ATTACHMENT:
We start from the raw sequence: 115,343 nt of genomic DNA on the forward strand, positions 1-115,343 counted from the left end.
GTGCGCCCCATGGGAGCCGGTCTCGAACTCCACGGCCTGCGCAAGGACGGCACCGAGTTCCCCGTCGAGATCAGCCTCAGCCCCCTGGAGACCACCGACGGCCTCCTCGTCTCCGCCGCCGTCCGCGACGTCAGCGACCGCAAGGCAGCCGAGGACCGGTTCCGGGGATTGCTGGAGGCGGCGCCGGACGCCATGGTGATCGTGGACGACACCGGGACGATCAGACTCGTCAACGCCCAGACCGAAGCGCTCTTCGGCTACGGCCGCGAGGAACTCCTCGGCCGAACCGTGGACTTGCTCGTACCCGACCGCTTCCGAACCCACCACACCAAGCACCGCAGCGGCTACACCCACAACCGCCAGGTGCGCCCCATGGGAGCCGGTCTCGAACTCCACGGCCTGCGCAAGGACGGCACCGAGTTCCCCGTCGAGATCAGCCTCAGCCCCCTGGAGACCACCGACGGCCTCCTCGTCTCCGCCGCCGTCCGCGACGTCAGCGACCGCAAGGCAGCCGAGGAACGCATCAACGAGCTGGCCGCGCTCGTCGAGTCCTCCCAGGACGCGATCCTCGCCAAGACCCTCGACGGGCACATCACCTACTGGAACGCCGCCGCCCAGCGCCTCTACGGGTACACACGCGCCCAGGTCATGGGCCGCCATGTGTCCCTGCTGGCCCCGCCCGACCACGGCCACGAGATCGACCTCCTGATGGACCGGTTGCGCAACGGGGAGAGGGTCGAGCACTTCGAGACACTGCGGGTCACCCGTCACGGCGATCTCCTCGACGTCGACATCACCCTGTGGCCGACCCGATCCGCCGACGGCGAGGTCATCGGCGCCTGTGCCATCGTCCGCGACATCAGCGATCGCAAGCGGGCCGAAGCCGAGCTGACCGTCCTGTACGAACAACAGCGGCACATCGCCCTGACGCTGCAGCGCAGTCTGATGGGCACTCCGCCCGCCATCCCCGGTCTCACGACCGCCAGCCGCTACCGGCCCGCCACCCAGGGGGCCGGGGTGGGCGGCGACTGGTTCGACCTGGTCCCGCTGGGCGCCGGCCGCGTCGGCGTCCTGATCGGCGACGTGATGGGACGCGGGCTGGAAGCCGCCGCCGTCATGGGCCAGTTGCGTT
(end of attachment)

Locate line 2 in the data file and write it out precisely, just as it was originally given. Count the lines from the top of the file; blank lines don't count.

GTGCGCCCCATGGGAGCCGGTCTCGAACTCCACGGCCTGCGCAAGGACGGCACCGAGTTCCCCGTCGAGATCAGCCTCAGCCCCCTGGAGACCACCGACGGCCTCCTCGTCTCCGCCGCCGTCCGCGACGTCAGCGACCGCAAGGCAGCCGAGGACCGGTTCCGGGGATTGCTGGAGGCGGCGCCGGACGCCATGGTGATCGTGGACGACACCGGGACGATCAGACTCGTCAACGCCCAGACCGAAGCGCTCTTCGGCTACGGCCGCGAGGAACTCCTCGGCCGAACCGTGGACTTGCTCGTACCCGACCGCTTCCGAACCCACCACACCAAGCACCGCAGCGGCTACACCCACAACCGCCAGGTGCGCCCCATGGGAGCCGGTCTCGAACTCCACGGCCTGCGCAAGGACGGCACCGAGTTCCCCGTCGAGATCAGCCTCAGCCCCCTGGAGACCACCGACGGCCTCCTCGTCTCCGCCGCCGTCCGCGACGTCAGCGACCGCAAGGCAGCCGAGGAACGCATCAACGAGCTGGCCGCGCTCGTCGAGTCCTCCCAGGACGCGATCCTCGCCAAGACCCTCGACGGGCACATCACCTACTGGAACGCCGCCGCCCAGCGCCTCTACGGGTACACACGCGCCCAGGTCATGGGCCGCCATGTGTCCCTGCTGGCCCCGCCCGACCACGGCCACGAGATCGACCTCCTGATGGACCGGTTGCGCAACGGGGAGAGGGTCGAGCACTTCGAGACACTGCGGGTCACCCGTCACGGCGATCTCCTCGACGTCGACATCACCCTGTGGCCGACCCGATCCGCCGACGGCGAGGTCATCGGCGCCTGTGCCATCGTCCGCGACATCAGCGATCGCAAGCGGGCCGAAGCCGAGCTGACCGTCCTGTACGAACAACAGCGGCACATCGCCCTGACGCTGCAGCGCAGTCTGATGGGCACTCCGCCCGCCATCCCCGGTCTCACGACCGCCAGCCGCTACCGGCCCGCCACCCAGGGGGCCGGGGTGGGCGGCGACTGGTTCGACCTGGTCCCGCTGGGCGCCGGCCGCGTCGGCGTCCTGATCGGCGACGTGATGGGACGCGGGCTGGAAGCCGCCGCCGTCATGGGCCAGTTGCGTT